Animal Places

Author: Jacob Bull
Publisher: Routledge
ISBN: 1317180755
Size: 52.35 MB
Format: PDF, Kindle
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Nonhuman animals are ubiquitous to our ‘human’ societies. Interdisciplinary human/animal research has - for 50 years - drawn attention to how animals are ever-present in what we think of as human spaces and cultures. Our societies are built with animals and through all kinds of multispecies interactions. From public spaces and laboratories to homes, farms and in the ‘wilderness’; human and nonhuman animals meet to make space and place together, through webs of power relations. However, the very spaces of these interactions are not mute or passive themselves. The spaces where species meet matter, and shape human/animal relations. This book takes as its starting point the relationship between place and human/animal interaction. It brings together the work of leading scholars in human/animal studies, from a variety of disciplinary and interdisciplinary backgrounds. With a distinct focus on place, physical space and biocultural geography, the authors of this volume consider the ways in which space, human and nonhuman animals co-constitute each other, how they make spaces together, produce meaning around them, struggle over access, how these places are storied and how stories of spaces matter. Presenting studies thematically and including a variety of nonhuman creatures in a range of settings, this book delivers new understandings of the importance of nonhuman animals to understandings of place - and the role of places in shaping our interactions with nonhuman creatures. As pets, as laboratory animals, as exhibits, as parasites, as livestock, as quarry, as victims of disaster or objects of folklore, this book offers insights into human/animal intermingling at locales and settings of great relevance to many areas of research, including geography, sociology, science and technology studies, gender studies, history and anthropology. This book meets the evolving interest in human/animal interaction, anthrozoology, and the environmental humanities in relation to the research on space and place that currently informs the humanities and the social sciences.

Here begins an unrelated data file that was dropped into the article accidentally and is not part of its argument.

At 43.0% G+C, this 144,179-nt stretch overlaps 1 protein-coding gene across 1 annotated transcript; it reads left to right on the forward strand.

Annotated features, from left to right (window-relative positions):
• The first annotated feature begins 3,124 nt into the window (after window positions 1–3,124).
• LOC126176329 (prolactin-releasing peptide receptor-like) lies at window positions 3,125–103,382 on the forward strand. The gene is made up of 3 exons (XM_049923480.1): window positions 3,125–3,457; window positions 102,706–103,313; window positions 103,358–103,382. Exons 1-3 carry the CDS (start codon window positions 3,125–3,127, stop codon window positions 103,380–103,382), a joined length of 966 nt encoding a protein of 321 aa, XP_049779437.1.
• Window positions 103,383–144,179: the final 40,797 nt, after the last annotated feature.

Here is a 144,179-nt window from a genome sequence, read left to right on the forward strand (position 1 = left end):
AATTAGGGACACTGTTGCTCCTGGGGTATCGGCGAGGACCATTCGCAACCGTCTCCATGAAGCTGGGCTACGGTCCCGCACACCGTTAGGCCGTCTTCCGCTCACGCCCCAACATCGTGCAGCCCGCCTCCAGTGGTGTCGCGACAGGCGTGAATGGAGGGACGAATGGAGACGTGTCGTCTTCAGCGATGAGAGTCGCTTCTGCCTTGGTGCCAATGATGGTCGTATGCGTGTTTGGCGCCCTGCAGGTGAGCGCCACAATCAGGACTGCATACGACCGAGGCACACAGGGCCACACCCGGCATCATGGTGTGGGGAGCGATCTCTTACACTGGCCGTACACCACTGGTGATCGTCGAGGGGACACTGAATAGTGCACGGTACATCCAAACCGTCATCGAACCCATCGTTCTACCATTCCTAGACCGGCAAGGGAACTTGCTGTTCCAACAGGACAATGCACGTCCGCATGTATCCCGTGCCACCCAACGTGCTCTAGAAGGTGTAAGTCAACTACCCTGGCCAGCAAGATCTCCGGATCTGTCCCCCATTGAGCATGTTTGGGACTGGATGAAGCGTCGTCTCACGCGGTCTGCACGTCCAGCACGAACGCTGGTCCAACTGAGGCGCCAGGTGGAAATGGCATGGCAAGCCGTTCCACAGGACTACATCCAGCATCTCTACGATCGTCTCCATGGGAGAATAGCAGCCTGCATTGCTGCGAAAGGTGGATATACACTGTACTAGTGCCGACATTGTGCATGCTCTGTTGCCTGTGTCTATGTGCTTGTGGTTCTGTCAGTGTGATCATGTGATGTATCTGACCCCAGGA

Geographical Thought

Author: Anoop Nayak
Publisher: Routledge
ISBN: 1317904133
Size: 15.17 MB